Kathak is the major dance style of northern India and combines local folk elements with dance forms that developed in the courts of the Mughal emperors and later Indian princes . During the 15th and 16th centuries, Kathak assumed a distinct dance form. This was due to the popularization of the Radha Krishna legend and consequent emergence of an operatic play known as 'Rasa Lila' which in turn was inspired by the song of big poets like Surdas, Nandadas and Krishnadas with the advent of the muslim rule.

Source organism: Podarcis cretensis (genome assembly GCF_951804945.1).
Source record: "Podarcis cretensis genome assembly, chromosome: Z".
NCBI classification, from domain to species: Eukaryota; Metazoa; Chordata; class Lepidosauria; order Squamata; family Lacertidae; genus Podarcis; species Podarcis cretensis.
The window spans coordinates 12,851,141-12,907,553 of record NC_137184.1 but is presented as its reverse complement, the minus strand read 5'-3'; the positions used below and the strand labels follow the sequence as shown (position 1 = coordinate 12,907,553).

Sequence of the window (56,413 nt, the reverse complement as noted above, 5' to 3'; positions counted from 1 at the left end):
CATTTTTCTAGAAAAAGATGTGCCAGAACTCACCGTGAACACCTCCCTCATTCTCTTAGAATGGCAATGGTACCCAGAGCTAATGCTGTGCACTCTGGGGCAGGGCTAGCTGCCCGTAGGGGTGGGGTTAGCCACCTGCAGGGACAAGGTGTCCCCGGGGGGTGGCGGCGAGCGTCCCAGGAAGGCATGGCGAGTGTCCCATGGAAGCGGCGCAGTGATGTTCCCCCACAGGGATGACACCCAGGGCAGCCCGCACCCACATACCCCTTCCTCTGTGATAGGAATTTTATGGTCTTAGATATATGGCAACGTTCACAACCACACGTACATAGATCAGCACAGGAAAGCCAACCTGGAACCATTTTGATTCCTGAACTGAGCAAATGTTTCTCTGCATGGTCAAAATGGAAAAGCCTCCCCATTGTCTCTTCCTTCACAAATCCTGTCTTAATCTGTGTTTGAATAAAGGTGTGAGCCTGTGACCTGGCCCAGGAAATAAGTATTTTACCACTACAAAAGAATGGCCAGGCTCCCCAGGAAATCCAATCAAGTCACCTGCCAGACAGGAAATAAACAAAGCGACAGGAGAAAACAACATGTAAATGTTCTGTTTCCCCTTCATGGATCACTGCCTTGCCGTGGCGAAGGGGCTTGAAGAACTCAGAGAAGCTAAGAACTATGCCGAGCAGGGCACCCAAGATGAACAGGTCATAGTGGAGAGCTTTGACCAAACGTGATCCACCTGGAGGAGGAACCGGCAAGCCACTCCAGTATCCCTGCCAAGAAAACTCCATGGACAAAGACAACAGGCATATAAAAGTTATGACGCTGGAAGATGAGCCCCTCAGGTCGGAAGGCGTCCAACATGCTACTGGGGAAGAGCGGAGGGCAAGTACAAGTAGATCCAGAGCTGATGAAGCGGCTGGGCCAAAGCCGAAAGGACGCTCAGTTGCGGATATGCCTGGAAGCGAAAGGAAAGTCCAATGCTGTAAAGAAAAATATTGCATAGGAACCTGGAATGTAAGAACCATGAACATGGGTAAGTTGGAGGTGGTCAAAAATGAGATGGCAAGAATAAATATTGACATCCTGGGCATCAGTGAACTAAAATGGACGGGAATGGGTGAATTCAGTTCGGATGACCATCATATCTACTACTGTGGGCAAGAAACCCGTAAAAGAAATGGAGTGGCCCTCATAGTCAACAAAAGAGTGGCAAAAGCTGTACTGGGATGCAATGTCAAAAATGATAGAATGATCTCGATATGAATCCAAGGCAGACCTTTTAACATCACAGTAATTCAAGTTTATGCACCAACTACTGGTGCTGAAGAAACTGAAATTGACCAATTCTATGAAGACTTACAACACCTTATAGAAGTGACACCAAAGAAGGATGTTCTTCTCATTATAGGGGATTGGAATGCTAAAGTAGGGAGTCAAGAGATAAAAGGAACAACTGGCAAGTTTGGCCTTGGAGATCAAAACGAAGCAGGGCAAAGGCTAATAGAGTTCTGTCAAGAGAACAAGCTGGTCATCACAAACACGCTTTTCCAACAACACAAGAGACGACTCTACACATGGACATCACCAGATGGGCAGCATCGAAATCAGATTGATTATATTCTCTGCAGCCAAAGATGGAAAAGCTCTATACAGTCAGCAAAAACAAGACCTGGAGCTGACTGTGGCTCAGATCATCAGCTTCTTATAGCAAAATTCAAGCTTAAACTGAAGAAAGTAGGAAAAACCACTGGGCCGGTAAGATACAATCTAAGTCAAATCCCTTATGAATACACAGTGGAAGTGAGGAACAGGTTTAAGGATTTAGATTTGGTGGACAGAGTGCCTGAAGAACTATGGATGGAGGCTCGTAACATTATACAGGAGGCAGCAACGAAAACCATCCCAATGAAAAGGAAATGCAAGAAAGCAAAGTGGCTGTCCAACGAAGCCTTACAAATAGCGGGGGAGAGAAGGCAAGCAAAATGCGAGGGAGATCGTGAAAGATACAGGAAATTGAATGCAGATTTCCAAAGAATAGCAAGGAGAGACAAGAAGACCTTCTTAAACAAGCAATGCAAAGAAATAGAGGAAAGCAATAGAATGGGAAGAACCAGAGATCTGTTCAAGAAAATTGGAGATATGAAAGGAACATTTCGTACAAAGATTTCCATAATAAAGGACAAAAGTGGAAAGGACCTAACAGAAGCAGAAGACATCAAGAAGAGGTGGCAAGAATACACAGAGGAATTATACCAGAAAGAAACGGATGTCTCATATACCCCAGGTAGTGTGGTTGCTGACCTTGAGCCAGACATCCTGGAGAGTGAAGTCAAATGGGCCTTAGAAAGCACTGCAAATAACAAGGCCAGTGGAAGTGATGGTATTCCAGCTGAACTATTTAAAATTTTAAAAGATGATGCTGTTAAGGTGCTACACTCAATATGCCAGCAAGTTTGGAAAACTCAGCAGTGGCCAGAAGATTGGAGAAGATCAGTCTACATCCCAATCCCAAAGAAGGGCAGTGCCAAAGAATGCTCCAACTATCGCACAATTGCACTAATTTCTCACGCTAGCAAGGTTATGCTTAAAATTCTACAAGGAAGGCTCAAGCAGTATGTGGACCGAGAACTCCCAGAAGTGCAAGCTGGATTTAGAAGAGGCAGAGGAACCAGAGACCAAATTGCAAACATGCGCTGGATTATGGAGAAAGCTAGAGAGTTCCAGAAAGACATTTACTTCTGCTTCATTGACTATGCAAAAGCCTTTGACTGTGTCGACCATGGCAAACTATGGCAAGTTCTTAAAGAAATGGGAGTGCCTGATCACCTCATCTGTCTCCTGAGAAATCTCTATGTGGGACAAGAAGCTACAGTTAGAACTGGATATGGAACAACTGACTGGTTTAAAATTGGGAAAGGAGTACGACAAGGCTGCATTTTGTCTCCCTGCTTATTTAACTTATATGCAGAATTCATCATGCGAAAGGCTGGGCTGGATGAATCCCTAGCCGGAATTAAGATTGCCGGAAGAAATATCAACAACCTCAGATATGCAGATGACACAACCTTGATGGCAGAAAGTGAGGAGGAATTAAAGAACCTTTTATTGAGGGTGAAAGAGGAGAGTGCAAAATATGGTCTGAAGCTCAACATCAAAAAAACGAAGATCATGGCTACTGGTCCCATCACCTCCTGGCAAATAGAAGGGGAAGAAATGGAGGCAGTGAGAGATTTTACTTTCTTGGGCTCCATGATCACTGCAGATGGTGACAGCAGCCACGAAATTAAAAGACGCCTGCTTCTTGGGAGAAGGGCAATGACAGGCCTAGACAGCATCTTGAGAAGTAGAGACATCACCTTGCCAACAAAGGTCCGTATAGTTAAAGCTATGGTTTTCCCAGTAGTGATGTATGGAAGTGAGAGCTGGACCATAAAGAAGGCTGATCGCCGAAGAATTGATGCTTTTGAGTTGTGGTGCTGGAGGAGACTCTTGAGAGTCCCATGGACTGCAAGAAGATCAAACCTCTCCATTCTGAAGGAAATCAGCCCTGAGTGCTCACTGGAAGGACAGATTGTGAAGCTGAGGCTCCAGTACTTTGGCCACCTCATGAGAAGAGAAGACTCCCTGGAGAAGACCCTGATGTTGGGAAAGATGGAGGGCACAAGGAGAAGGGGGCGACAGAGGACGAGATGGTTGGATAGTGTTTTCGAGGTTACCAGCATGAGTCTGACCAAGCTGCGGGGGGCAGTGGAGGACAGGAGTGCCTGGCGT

The folk and temple traditions from which the Kathak style has developed consist mostly of Hindu dance-dramas. Kathak owes much of its present form to developments made in the 1800's at the court of Nawab Wajid Ali Shah, the ruler of Lucknow.
Dancers perform Kathak keeping their bodies straight. Clever footwork, including highly rhythmical walks, glides, and fast pirouettes (spinning on one foot), gives the style its vital, dazzling, skilful character. Delicate movements of the eyes, eyebrows, neck, and shoulders are also used in some dances. Both men and women perform Kathak dances. Many dances express love or devotion to Krishna.